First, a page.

So, too, is modern medicine and science beginning to reveal to us that matters of the mind, the heart, and the spirit can have profound effect upon our physical state. Not that we haven’t known this for a long time. No one pooh-poohed the idea that stress could bring about stomach ulcers. Is it such a stretch to imagine that internal feelings of guilt, discomfort, despair, stress, etc. could manifest themselves in internal and external physical ways in our bodies? So our ancestors, and the rabbis might not have been so off the mark. While “lie detectors” are not fully reliable, there are still measurable galvanic and other stress responses that our bodies can and do manifest when we attempt to deceive.
We get further afield, however, when we jump to the idea of our internal psychological state having an impact upon the places where we live or work. Oh, there are pseudo-scientific explorations of this concept in lots material these days. Things like “What the Bleep Do We Know” and the work of others suggesting that quantum theory, superposition, quantum uncertainty enable human beings to have directed (and possibly even intentional) impact upon the physical world with their minds and thoughts.) As intrigued as I am by such ideas, and as open as I remain to exploring them, my scientific side still feels compelled to reject them as being pseudo-science at best. Then again, I could be wrong.
From whence did our ancestors get the idea that mold and other physical signs of rot and decay on walls, houses, fences, utensils, etc. could be caused by the impurity of those who live within use, and encounter them. The idea of a leper causing leprous-like symptoms to appear on the walls of a stone house seems absurd on its face from our modern viewpoint. I’m not even sure how sensible it seemed to our ancestors.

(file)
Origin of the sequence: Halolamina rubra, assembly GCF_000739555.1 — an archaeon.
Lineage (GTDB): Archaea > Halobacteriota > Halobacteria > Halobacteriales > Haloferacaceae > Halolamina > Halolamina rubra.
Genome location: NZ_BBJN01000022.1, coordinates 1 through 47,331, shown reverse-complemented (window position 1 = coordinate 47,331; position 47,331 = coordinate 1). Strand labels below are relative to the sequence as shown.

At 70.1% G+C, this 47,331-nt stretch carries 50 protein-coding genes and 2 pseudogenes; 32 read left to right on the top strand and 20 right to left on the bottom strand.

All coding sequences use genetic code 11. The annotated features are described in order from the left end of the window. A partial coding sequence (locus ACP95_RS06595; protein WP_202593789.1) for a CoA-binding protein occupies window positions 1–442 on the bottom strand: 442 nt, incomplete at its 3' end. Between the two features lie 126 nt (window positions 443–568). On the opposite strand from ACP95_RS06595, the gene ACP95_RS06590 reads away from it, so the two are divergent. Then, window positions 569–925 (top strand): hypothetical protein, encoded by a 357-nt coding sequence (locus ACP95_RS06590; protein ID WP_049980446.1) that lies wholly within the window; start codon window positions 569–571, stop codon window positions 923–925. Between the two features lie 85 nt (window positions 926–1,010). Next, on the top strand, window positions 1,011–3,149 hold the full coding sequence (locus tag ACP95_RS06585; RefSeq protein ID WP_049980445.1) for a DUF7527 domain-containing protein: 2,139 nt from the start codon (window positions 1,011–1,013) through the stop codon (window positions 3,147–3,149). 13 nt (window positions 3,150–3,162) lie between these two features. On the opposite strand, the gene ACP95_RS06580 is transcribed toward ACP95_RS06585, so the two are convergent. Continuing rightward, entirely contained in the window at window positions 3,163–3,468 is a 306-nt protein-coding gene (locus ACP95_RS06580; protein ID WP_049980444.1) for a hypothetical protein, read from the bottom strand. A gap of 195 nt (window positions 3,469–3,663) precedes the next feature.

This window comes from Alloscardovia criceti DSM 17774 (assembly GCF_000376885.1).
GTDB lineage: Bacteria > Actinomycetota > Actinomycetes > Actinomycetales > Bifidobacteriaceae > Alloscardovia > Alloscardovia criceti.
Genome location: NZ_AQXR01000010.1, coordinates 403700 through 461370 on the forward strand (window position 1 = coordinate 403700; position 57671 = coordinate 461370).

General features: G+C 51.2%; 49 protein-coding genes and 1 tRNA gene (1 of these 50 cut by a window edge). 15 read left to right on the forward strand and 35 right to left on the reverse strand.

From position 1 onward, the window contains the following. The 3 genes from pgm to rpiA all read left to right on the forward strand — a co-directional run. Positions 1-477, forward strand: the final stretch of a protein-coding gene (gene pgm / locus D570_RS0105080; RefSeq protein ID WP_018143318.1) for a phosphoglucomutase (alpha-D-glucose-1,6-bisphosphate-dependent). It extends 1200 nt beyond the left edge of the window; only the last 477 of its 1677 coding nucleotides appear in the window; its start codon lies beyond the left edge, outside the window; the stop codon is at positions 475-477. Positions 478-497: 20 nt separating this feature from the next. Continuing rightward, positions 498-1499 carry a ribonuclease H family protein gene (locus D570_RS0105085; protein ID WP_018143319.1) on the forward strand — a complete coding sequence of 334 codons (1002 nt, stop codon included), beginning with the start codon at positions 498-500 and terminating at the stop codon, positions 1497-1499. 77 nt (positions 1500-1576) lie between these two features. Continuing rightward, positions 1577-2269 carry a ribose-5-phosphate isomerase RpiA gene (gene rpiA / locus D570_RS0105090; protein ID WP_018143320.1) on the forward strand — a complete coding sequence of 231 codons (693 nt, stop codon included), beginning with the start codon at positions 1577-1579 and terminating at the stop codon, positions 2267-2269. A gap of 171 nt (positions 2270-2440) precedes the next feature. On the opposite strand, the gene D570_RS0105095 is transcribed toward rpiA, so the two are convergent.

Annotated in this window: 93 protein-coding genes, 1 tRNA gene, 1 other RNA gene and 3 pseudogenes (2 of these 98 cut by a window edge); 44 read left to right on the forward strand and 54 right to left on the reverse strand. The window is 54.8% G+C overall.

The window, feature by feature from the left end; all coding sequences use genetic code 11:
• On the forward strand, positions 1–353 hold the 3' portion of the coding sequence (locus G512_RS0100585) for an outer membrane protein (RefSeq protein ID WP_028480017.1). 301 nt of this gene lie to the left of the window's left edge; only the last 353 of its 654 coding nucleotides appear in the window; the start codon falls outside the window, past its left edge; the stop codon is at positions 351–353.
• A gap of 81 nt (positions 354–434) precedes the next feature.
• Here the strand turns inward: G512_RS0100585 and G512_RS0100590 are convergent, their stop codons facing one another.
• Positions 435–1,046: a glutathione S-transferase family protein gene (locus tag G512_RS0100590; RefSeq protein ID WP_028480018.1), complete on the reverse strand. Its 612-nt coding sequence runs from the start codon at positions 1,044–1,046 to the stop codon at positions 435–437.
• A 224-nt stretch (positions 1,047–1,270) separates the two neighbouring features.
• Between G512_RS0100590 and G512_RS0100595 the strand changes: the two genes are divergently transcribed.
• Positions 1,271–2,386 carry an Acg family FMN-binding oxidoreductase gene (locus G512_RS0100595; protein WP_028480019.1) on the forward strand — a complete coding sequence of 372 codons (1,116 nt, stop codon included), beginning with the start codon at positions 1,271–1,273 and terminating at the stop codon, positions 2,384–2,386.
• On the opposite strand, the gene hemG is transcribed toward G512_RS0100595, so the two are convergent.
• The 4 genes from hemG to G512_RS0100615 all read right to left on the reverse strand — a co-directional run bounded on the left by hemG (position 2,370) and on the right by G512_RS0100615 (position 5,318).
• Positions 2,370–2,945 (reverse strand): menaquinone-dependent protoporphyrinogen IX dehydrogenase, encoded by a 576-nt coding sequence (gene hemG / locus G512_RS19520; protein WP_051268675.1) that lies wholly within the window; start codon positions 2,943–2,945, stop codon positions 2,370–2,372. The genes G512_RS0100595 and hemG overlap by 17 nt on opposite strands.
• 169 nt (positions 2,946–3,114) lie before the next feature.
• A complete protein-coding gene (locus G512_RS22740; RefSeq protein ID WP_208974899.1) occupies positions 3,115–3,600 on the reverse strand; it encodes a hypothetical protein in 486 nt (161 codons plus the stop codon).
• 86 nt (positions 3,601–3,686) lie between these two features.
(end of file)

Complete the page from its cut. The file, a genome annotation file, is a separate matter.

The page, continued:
Of course the Torah doesn’t suggest that people cause their house to become beset with an “eruptive plague” In fact, G”d states “when I inflict an eruptive plague upon a house…” (Lev. 14:34.) However, the Torah does state that such a plague upon a house can cause those who live or venture inside it to become impure. We get into some pretty convoluted logic when we suggest that people who happened to live in or wander into a house with an eruptive plague have done so because they bear some inner guilt or shame for some sin they have committed. The Torah says that the priest makes “expiation for the house.” (Lev 14:53) It goes on to say that all such eruptive plagues – whether on houses or cloth, require examination by a priest. Lev 14:54-57.) The point is, once again, that which has become impure can be made pure again.
It doesn’t happen automatically, like Esmerelda in Tennessee Williams’ “Camino Real” becoming a virgin again with each new moon. There is ritual, there is ceremony, there are requirements, there is expiation. But what became impure can be made pure again. (The Torah sidesteps the question of whether or not something that was impure to begin with can be made pure. There’s a whole other musing in that question. Not to mention that “original sin” concept in Christianity. In some Christian understandings, it took a significant act on the part of G”d t make expiation for us all, because we were all tainted to start. I think the Torah takes a different viewpoint. While humankind is forced from gan eden, there appears to be no assumption that humanity is perforce impure. Were that the case, there could have been no Aaronic priesthood. There are physical conditions that could prohibit one from serving as a priest, but those of the priestly line were assumed pure enough to serve otherwise.)
I’m wandering far afield, as usual.
So, in summary, many of the negative physical and spiritual things that happen to us, whether we bring them upon ourselves, or they simply happen to us, can be cured. Once impure does not mean forever impure. There’s a lesson and a reminder to keep with us always. That is the oft overlooked lesson in these parashiyot. We should take them to heart.
©2017 (portions ©2007) by Adrian A. Durlester
Other Musings on this parasha:
Tazria-Metzora 5775 – Singing a Song of Leprosy Again
Tazria-M’tzora 5773-Even Lepers Bring Good News-Redux, Revised, & Expanded
Tazria-Metzora 5772 – We Are the Lepers
Tazria-Metzora 5770 – Excessive Prevention
Tazria-M’tzora 5767-Once Impure, Not Always Impure
Tazria-Metzora 5766 – Comfort in Jerusalem
Tazria-Metzora 5758/5764-Getting Through the Messy Stuff
Tazria-Metzora 5761-Lessons For Our Students
Tazria-Metzora 5762-Sing a Song of Leprosy
Tazria/Shabbat HaHodesh 5774 – Fifty Fifty
Tazria/Shabbat HaHodesh 5771 – It’s Good To Be the King
Tazria 5768 – Just Not Good Enough is Just Not Good Enough
Tazria 5765-If Naaman Can Be Forgiven…
Tazria 5760-Preventing Spiritual Rot